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Publications archive - Ecologically Sustainable Development


Key departmental publications, e.g. annual reports, budget papers and program guidelines are available in our online archive.

Much of the material listed on these archived web pages has been superseded, or served a particular purpose at a particular time. It may contain references to activities or policies that have no current application. Many archived documents may link to web pages that have moved or no longer exist, or may refer to other documents that are no longer available.

Are We Sustaining Australia? Report Against Headline Sustainabilty Indicators

Environment Australia, 2002
ISBN 0 642 54771 8

Value 1: Living Standards and Economic Well-being

Rationale for inclusion of issue

Economic well-being is a crucial element of human well-being because most aspects of well-being in modern human society have to be purchased, including food, water, shelter, health care and many forms of recreation.

Indicator 1

Real Gross National Income (GNI) (1998-99 prices) per capita in 1999-2000

$31 847

Source: ABS Unpublished data

Rationale for selection of indicator

Gross national income (GNI), formerly called gross national product (GNP), is a widely recognised measure of the overall economic well-being of a society. Treasury advises that GNI per capita is a better measure of welfare than GDP, although for purposes of international comparison, GNI may be less useful than Gross Domestic Product (GDP). GNI is calculated by deducting net income paid overseas from GDP.

Indicator 2

Real Gross per capita disposable income at June 2000 (1998-99 prices)

$31 851

Source: ABS Unpublished data

Rationale for selection of indicator

Per capita disposable income provides a similar overview to GNP but is a measure which includes a number of other transactions with the rest of the world.

Explanatory and elaborative information

GNI provides an overall assessment of the production of goods and services in the economy and does not discriminate as to whether activity enhances or decreases the overall welfare of society. It has significant limitations as a measure of economic well-being. It includes crime and accidents as contributing to economic growth and does not take account of unpaid and voluntary work or of the unsustainable degradation of natural resources. It is the aggregate value of gross primary incomes for all institutional sectors, including net primary income receivable from non-residents.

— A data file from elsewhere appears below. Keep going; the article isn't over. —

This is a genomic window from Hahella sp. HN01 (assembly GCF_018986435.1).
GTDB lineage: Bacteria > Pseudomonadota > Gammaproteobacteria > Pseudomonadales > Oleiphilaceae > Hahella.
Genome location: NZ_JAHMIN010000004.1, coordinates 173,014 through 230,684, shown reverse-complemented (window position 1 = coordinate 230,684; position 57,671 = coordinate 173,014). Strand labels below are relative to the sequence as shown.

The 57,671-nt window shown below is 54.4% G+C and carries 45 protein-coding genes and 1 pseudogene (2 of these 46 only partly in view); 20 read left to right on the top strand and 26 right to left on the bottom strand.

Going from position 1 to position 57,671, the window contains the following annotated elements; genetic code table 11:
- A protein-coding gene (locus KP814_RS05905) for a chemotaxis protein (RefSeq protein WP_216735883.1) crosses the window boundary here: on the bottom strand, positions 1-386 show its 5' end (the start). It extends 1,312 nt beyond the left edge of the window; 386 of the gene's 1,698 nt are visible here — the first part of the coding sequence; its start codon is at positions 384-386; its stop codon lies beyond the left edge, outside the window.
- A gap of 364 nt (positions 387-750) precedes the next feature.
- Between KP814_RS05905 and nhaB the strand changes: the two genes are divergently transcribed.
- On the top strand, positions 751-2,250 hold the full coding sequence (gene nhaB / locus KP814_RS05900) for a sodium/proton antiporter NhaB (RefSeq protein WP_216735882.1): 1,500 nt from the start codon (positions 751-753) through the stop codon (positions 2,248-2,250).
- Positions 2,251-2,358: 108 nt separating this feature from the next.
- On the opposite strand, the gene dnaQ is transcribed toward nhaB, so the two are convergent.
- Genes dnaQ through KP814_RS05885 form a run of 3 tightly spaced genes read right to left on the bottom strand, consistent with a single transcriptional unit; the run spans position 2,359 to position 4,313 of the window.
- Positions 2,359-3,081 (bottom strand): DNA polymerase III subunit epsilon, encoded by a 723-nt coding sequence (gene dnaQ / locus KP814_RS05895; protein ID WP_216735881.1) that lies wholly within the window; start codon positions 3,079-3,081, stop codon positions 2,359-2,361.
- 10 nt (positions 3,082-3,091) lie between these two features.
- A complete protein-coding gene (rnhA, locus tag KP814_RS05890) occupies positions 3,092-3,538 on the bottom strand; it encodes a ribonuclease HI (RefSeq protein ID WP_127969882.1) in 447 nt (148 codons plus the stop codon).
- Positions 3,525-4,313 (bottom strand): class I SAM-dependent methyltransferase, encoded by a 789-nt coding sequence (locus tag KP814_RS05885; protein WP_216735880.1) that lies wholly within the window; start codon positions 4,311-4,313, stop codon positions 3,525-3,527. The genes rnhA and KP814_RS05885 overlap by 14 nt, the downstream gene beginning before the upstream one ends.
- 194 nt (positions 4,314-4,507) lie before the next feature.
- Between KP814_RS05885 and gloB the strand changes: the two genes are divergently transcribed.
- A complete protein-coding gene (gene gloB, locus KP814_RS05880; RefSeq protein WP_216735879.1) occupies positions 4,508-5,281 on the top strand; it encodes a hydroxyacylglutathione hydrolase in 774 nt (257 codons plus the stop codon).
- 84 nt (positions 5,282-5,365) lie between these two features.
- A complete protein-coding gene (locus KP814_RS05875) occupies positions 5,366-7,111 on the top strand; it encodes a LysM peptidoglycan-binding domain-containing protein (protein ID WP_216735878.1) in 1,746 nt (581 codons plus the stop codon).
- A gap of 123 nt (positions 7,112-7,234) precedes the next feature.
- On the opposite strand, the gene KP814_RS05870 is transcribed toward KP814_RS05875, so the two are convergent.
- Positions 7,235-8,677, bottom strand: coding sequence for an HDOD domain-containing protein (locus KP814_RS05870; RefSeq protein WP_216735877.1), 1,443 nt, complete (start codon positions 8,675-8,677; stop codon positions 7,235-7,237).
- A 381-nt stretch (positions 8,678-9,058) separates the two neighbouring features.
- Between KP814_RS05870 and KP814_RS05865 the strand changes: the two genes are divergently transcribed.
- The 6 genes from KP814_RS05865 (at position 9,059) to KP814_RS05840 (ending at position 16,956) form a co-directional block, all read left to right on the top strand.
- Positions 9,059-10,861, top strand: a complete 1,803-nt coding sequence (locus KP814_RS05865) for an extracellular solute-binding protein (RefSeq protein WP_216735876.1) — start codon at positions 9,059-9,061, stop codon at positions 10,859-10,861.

Gross national disposable income is equivalent to gross national income plus all secondary income in cash or in kind receivable by resident institutional units from the rest of the world, less all secondary income in cash or in kind payable by resident institutional units to the rest of the world.

The data show that per capita disposable income and per capita national income are very similar suggesting that, in general, the impact of transactions with the rest of the world are negligible.

Both GNI and gross per capita disposable income have been steadily rising over the last 10 years.

GNI (constant 1998-99 prices) - Time series data


1991-92 $m

1992-93 $m

1993-94 $m

1994-95 $m

1995-96 $m

1996-97 $m

1997-98 $m

1998-99 $m

1999-00 $m


429 700

444 966

460 336

477 972

502 489

524 677

551 564

577 228

606 535

Real Gross National Income(a)

Real Gross National Income(a)

(a) constant 1998-99 prices
Source: Adapted from ABS Cat No. 5206.0

Gross per capita disposable income - Time series data

Gross Disposable
Income per Capita $
June 1986
23 144
June 1987
23 198
June 1988
24 278
June 1989
25 315
June 1990
25 845
June 1991
25 014
June 1992
24 694
June 1993
25 278
June 1994
25 890
June 1995
26 580
June 1996
27 607
June 1997
28 465
June 1998
29 610
June 1999
30 603
June 2000
31 851

Per capita disposable income(a)

Per capita disposable income(a)

(a) constant 1998-99 prices
Source: ABS Unpublished data

Supplementary indicators

A range of indicators of economic well-being and living standards is available.